First, a very brief word on where we are. When President Bush came into office in 2001, we had an historic budget surplus. Not all of that was due to President Clinton’s policies, though he would probably say it was. But for what ever reason, we had a huge surplus. When George Bush left office, we had a huge deficit. As much as the Rep/Fox/pundits would love to make you believe it is so, the collapse of the historic surplus is not because of Barak Obama who came into office after the rise of the deficit.
The three biggest causes of the huge deficit were these:
  1. President Bush fought two wars without any plans for paying for them. The cost of the Iraq war alone is in the neighborhood of one trillion dollars and counting. By the end of the next decade, with hundreds of billions of dollars being paid out in disability payments to soldiers, it will probably top off at three trillion dollars.
  2. He cut taxes three times (2001, 2, and 8) in the middle of those wars for a total of about two trillion dollars without any plans to pay for them (actually, he claimed that the wealthy would have more to invest and that eventually it would help everyone, but that didn’t happen),
  3. He passed a major drug plan without any plans for paying for it.
  4. In 2008, for reasons that were not totally his fault, we fell into a deep recession and suddenly tax revenue dried up. The federal out-go increased with things like unemployment and food stamps, and its income went down with literally millions of people losing their jobs.   
Again, in spite of what Mitch McConnell, John Boenher and the Rep/Fox/pundit chorus, all of these things happened before Barak Obama came into office. There also were, at the end of Bush's term and the beginning of Obama's, a large bank bailout and a stimulus package, but even taken together these never came close to the magnitude of the cuts in income and increases in spending of the Bush era.   

   So, that’s where we are. In his first months in office, Barak Obama put together a bi-partisan stimulus package that was basically in three parts.
  1. One part “shovel-ready” payouts that are still being paid out,
  2. One part tax cuts which are notoriously ineffective for stimulus but designed to win over Republicans to vote for it (and that worked out well, didn’t it),
  3. And one part to take up the slack in states that had to cut spending because of their ill-advised balanced budget requirements.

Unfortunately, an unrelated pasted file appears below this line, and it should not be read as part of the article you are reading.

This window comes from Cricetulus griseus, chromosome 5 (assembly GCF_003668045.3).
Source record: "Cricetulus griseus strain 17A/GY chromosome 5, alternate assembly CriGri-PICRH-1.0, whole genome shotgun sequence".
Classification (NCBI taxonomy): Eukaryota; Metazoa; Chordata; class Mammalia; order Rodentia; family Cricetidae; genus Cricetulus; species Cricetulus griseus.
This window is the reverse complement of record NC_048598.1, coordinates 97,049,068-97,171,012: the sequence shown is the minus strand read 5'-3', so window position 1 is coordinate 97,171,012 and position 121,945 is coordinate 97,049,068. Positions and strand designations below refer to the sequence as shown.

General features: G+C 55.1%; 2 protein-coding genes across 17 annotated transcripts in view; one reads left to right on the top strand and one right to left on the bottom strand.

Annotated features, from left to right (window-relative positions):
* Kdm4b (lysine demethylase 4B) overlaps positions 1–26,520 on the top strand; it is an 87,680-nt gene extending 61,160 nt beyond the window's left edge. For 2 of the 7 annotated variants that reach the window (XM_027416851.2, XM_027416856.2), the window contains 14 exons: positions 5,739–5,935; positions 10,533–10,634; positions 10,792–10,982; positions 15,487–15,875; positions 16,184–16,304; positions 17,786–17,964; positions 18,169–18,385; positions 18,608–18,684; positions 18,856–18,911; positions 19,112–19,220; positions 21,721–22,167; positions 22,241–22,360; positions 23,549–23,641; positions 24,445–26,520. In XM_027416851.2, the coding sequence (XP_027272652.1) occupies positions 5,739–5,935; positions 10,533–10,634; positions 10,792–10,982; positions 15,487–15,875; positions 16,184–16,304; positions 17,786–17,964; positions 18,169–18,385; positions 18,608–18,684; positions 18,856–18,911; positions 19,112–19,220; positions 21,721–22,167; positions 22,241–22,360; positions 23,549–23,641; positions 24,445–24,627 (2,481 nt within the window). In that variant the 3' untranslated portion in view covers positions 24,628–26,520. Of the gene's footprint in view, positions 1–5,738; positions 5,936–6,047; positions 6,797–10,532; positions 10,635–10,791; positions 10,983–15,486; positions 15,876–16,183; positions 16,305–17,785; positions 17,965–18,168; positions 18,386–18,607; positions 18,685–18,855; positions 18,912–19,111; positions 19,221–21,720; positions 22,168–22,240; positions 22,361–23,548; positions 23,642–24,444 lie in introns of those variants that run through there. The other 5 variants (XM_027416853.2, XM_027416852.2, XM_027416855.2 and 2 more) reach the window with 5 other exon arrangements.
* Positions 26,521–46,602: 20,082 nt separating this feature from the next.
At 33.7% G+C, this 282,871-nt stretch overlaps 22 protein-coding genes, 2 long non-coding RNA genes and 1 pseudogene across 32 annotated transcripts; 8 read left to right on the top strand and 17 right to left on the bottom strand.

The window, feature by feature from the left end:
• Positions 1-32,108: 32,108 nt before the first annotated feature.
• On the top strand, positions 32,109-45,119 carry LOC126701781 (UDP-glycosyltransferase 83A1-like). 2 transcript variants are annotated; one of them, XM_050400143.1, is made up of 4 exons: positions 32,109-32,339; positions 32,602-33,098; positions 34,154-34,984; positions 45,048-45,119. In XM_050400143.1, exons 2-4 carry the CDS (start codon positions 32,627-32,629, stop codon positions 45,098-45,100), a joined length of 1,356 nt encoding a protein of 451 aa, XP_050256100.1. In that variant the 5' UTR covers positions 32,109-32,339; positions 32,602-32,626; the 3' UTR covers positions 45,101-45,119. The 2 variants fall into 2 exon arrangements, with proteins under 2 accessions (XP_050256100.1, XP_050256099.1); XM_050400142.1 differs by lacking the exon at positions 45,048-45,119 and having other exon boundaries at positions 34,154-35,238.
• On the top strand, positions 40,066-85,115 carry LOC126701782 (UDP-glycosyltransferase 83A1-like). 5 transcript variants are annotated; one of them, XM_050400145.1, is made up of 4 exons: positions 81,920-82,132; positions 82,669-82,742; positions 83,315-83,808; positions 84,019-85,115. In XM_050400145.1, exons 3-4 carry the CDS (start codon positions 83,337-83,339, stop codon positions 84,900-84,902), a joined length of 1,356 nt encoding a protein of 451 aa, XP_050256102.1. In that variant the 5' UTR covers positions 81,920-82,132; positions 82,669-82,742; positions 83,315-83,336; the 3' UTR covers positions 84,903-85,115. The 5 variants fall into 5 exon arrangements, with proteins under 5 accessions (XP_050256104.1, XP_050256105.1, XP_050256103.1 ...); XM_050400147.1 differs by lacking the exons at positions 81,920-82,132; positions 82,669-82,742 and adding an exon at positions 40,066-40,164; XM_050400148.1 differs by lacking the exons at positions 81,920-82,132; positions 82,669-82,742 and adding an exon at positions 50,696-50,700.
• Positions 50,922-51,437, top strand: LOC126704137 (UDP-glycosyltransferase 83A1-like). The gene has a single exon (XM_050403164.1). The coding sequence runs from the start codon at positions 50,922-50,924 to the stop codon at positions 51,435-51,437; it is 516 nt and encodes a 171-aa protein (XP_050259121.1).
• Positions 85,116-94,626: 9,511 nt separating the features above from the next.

The “Stimulus” did help, but not overwhelmingly, and because of that it unfortunately allowed the Rep/Fox/pundits to claim dishonestly that it not only did not help but actually caused harm (harm? Yes, that’s what they said).

   So, here’s why increasing the taxes on the wealthy makes sense, and it’s really not all that complicated. Let’s call it the Henry Ford Theory of Tax increases because he was an early proponent of the theory. Ford, as you may recall was a leader in paying his workers a decent wage because he had so many of them that if they were poor and couldn't buy his cars, he would feel it. It would keep down his car sales. So, he paid them living wages so that they could purchase his product and help him grow rich. Pay your workers more so that they can buy your stuff and everybody gets happy.

   When applied to taxes, the idea is that wealthy individuals and corporations make things and they want to sell them because they want to make a profit. (In today’s economy they often make them in Mexico or China, but they still want someone to buy them.) If the people on the very bottom of the society are kept dirt poor all the time, it keeps them from buying the stuff that the rich produce or invest in. If you keep the minimum wage low, and keep their incomes low, it may be easier for you to hire them to clean your house for a song, but it also makes it harder for them to buy your refrigerators, microwaves and autos. So, to help this situation and to help people in the long run, the government has to spread some of that wealth down to the bottom so that the people there can have a (slightly) higher standard of living and thus buy the products made or invested in by the wealthy.

   Ways to do that include earned income tax credits (a Reagan idea, by the way, but opposed as too liberal today by Republicans), or extended unemployment insurance, or just lower taxes. Ironically, tax cuts for the poor and middle class usually have much more bang for the buck in terms of stimulus in a recession than do tax cuts for the wealthy. The reason is that the wealthy don’t see and feel their tax cuts and they seldom change their consumption patterns with it. But the poor use their tax cuts to buy groceries, or make car payments. They push their new money out the door fast and it benefits the economy more quickly.

   So, by taxing the rich and giving it to the poor in an old fashioned “FDR” way (because FDR did this), the rich eventually---five or six years down the pike---will get the money back again because the poor are now able to buy things, lift the economy, and that generates more income for the rich. In the long run everyone benefits and the rich don’t have to be stuck with looking like bad guys for not wanting to share with the poor. It’s a logical way to help the economy, easy to see, easy to understand, but one that is never even acknowledged to be on the planet by the Rep/Fox/pundit voting block.